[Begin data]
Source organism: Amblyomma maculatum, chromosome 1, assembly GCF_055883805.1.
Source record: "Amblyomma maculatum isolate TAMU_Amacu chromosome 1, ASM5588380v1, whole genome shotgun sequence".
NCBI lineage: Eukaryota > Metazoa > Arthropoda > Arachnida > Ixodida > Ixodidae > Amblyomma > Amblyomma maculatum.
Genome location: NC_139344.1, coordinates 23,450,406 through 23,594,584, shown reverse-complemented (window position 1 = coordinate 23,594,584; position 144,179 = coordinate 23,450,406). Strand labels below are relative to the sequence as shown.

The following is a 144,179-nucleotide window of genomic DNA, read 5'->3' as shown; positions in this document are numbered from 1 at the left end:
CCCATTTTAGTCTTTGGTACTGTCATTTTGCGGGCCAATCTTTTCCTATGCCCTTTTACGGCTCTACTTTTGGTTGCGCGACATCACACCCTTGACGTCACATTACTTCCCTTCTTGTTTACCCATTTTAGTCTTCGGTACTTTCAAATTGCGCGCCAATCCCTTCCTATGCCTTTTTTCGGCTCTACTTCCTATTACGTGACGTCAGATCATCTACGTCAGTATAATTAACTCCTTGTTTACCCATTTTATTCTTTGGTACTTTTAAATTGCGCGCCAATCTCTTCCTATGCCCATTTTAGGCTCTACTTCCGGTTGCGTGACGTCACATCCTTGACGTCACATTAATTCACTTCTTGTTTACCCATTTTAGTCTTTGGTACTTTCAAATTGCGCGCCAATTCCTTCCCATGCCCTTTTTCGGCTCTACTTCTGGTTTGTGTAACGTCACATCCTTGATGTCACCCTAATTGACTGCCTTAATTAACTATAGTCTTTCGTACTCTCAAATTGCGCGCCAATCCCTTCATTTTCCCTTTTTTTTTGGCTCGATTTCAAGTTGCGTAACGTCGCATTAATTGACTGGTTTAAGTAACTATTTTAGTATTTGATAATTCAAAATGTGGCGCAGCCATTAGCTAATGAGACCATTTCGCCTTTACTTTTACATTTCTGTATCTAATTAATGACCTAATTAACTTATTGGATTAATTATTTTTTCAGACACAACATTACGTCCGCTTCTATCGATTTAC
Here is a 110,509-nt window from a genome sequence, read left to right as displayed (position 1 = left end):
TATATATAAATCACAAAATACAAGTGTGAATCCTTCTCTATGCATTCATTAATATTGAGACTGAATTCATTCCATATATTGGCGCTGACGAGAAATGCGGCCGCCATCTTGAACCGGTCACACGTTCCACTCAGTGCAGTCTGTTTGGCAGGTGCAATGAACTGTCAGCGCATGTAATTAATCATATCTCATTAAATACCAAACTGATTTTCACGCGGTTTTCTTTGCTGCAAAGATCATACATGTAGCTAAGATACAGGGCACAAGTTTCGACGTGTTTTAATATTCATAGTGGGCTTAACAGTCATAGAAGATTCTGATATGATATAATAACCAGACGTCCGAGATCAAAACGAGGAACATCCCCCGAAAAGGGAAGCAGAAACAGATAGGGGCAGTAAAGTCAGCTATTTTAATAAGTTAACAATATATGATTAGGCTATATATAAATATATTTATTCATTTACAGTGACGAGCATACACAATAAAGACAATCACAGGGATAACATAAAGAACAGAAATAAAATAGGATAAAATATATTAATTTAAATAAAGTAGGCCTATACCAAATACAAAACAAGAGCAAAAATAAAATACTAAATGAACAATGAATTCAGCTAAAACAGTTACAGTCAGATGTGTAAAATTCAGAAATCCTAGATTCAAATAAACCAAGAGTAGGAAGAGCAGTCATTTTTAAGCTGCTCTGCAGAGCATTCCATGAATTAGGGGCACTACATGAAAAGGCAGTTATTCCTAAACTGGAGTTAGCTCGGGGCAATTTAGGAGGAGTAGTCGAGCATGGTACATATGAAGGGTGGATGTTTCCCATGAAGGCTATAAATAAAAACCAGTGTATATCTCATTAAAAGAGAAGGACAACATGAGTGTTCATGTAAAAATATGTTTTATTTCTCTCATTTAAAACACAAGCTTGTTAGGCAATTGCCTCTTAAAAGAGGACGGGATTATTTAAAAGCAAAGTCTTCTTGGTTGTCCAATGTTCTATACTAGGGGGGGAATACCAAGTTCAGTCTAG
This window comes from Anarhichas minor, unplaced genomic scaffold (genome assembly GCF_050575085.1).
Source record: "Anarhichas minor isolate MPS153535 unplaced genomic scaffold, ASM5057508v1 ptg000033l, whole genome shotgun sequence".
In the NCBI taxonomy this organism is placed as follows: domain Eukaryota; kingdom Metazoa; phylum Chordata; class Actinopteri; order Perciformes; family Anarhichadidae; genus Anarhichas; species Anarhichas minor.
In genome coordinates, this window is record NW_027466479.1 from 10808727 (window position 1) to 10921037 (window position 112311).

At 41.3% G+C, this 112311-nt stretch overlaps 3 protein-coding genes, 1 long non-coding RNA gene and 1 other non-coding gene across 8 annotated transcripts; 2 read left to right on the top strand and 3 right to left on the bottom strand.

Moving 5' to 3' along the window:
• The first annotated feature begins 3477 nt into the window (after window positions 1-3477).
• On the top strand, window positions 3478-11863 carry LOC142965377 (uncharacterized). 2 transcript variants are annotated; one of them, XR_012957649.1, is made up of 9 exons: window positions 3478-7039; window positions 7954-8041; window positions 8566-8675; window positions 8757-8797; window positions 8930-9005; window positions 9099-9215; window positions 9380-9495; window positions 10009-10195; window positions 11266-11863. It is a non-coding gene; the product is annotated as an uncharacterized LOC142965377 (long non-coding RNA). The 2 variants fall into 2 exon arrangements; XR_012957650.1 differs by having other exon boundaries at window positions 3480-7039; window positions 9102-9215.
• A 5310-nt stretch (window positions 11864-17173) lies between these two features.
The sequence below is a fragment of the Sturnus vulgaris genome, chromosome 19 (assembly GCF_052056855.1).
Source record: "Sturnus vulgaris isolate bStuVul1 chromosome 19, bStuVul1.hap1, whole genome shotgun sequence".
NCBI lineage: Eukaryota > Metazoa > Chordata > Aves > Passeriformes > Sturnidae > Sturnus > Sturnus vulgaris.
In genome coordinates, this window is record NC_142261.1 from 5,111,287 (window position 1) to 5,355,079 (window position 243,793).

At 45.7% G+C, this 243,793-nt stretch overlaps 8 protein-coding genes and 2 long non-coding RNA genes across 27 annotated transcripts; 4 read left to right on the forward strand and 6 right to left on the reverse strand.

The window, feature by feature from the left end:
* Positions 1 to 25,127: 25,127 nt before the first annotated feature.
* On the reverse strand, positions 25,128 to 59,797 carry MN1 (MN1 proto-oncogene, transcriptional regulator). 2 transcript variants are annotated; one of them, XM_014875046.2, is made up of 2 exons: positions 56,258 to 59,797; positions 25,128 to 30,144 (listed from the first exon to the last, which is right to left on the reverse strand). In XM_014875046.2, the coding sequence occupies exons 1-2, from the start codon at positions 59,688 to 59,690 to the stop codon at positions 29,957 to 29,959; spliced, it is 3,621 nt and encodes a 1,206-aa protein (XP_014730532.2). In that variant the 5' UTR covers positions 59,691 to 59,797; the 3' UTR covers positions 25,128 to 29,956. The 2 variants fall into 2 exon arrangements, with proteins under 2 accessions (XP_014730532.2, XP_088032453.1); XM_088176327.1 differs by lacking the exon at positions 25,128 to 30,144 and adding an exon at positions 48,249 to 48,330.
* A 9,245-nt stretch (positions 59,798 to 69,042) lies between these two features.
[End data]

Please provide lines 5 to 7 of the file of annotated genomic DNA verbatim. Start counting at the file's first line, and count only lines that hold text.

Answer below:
The following is a 144,179-nucleotide window of genomic DNA, read 5'->3' as shown; positions in this document are numbered from 1 at the left end:
CCCATTTTAGTCTTTGGTACTGTCATTTTGCGGGCCAATCTTTTCCTATGCCCTTTTACGGCTCTACTTTTGGTTGCGCGACATCACACCCTTGACGTCACATTACTTCCCTTCTTGTTTACCCATTTTAGTCTTCGGTACTTTCAAATTGCGCGCCAATCCCTTCCTATGCCTTTTTTCGGCTCTACTTCCTATTACGTGACGTCAGATCATCTACGTCAGTATAATTAACTCCTTGTTTACCCATTTTATTCTTTGGTACTTTTAAATTGCGCGCCAATCTCTTCCTATGCCCATTTTAGGCTCTACTTCCGGTTGCGTGACGTCACATCCTTGACGTCACATTAATTCACTTCTTGTTTACCCATTTTAGTCTTTGGTACTTTCAAATTGCGCGCCAATTCCTTCCCATGCCCTTTTTCGGCTCTACTTCTGGTTTGTGTAACGTCACATCCTTGATGTCACCCTAATTGACTGCCTTAATTAACTATAGTCTTTCGTACTCTCAAATTGCGCGCCAATCCCTTCATTTTCCCTTTTTTTTTGGCTCGATTTCAAGTTGCGTAACGTCGCATTAATTGACTGGTTTAAGTAACTATTTTAGTATTTGATAATTCAAAATGTGGCGCAGCCATTAGCTAATGAGACCATTTCGCCTTTACTTTTACATTTCTGTATCTAATTAATGACCTAATTAACTTATTGGATTAATTATTTTTTCAGACACAACATTACGTCCGCTTCTATCGATTTAC
Here is a 110,509-nt window from a genome sequence, read left to right as displayed (position 1 = left end):